A man with a face mask walks past the US Federal Reserve in Washington, DC, USA on December 2, 2020.
Liu Jie | Xinhua News Agency | Getty Images
The US Federal Reserve will soon not step in to curb rising inflation, market observers said, despite rising yields raging global stock markets.
Inventories have been pegged to rising treasury yields over the past week and the possibility that the Fed will tighten monetary policy to address the expected rise in inflation.
Fed Chairman Jerome Powell acknowledged on Thursday that there could be some upward pressure on prices as the economy reopened, pointing out that he expects the central bank to be ‘patient’ about policy action, even if the economy ‘short-term increase in inflation’.
Although the Fed has consistently promised to keep its monetary policy accommodating, it is suggested that employment and inflation are still far below target, but Powell’s comments have pushed the US Treasury’s standard yield above 1.5% for ten years and drop global stock markets. That return reached an intraday high of 1.626% on Friday after a solid job opportunities report.
“Market surveillance can shout anything they want, but for now, the Fed is not going to turn around. Maybe it will change if the bond markets become disorderly enough to increase credit spreads, but that’s not happening yet.” Kit Juckes, Societe Generale’s global head of foreign exchange strategy, said in a research note.
“If it does not succumb to every whim of the stock market held hostage by every faltering risk sentiment, it reflects the awareness of the bigger picture – overvalued stock markets are more dangerous than slightly higher bond yields,” he said.
The Fed referred to conditional guidance and promised to consider the underlying data, as it looks like the economy should emerge from the coronavirus crisis.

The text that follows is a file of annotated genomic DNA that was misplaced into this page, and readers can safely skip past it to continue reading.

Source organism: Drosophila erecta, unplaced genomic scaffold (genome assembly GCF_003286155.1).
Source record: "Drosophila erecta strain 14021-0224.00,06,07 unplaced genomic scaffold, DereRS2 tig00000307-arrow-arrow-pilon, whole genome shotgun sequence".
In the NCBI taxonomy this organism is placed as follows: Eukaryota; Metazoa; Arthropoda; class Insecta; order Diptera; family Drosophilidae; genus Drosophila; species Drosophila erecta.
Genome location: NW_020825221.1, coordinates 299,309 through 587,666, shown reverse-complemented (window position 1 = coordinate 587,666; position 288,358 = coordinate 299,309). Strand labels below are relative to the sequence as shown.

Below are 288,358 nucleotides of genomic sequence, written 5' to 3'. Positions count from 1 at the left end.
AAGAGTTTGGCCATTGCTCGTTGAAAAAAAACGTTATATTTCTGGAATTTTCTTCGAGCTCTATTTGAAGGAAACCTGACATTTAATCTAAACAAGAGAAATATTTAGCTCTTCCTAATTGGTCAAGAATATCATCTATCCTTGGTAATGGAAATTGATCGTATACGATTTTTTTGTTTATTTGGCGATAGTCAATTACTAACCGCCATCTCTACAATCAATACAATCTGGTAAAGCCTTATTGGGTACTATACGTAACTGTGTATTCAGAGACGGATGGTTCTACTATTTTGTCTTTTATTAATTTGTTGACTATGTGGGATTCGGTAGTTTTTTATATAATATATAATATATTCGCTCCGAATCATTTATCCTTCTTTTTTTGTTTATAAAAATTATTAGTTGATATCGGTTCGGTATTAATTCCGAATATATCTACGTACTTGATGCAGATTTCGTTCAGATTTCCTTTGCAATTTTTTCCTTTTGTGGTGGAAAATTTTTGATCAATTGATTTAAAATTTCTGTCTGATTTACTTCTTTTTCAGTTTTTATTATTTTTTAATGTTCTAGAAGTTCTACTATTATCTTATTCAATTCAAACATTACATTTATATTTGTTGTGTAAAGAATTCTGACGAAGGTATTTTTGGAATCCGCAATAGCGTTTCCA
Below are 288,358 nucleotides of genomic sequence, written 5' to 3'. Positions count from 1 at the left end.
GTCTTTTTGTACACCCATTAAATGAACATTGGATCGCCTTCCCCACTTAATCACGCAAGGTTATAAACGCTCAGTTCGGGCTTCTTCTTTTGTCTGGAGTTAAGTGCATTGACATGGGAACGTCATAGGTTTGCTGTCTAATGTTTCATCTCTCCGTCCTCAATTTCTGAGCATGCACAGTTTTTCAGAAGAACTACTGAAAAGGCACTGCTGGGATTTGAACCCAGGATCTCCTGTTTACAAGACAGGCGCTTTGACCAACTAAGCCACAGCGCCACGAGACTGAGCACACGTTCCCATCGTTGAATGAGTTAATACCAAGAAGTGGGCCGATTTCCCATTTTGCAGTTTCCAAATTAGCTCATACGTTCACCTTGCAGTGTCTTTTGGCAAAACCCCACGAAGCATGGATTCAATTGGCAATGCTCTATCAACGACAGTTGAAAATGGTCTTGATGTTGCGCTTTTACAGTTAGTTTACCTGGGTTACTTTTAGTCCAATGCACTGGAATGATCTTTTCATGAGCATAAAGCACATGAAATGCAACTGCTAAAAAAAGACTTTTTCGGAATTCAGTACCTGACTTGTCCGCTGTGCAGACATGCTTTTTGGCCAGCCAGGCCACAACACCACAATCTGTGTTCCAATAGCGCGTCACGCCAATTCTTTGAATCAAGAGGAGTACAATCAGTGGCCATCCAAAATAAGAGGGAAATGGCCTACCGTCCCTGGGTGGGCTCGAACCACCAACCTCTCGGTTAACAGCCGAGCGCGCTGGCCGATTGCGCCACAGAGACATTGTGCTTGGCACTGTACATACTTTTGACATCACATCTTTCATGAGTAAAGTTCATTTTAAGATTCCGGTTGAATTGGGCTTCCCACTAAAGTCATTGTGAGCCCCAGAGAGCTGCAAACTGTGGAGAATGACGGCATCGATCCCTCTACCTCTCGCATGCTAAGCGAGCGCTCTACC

“Their projections for the economy suggest that inflation, after an eruption this year, will fall back to the target in 2022, and that the labor market must be very hot in a more comprehensive way than we have seen in the past to to intensify policy, ”said Francesco Garzarelli, head of macro research at Eisler Capital.
Garzarelli told OilGasJobz’s Street Signs Europe on Friday that the rise in the yield curve is in line with the Fed’s current framework for adjusting to incoming data rather than working according to forecasts, especially as positive news about vaccinations and fiscal stimulus is taken into account.
“What stops it, I think, here is the Fed wanting full control over the front of the curve, and I think it could come out if the situation becomes very noisy to sharpen its lead at the front,” he said. adding that the central bank would probably not tamper with the long end of the curve. The front of the curve refers to short-term debt securities, rather than bonds with a longer date.
Powell stressed on Thursday that the rise in bond yields and negative market reaction were not seen by the central bank as a “disorderly” that would require direct intervention.
Charalambos Pissouros, senior market analyst at JFD Bank, also noted that the Fed is prepared to exceed its short-term inflation target of 2% for a few months, hoping to stabilize further.
“As a result, we expect fears of high inflation to ease in the foreseeable future, which could cause equities and other risk-linked assets to bounce back,” he said in a note on Friday.
“As for the dollar, it could come under selling interest with more signs that the Fed is likely to stay accommodating longer than previously agreed.”
Meanwhile, Santa Lucia’s asset management James Morton believes the Fed is likely to adjust its policies soon as inflation and yields continue to rise.
“After all, the US government is the biggest debtor and they can’t afford higher interest rates,” Morton told OilGasJobz ‘Capital Connection’ on Friday.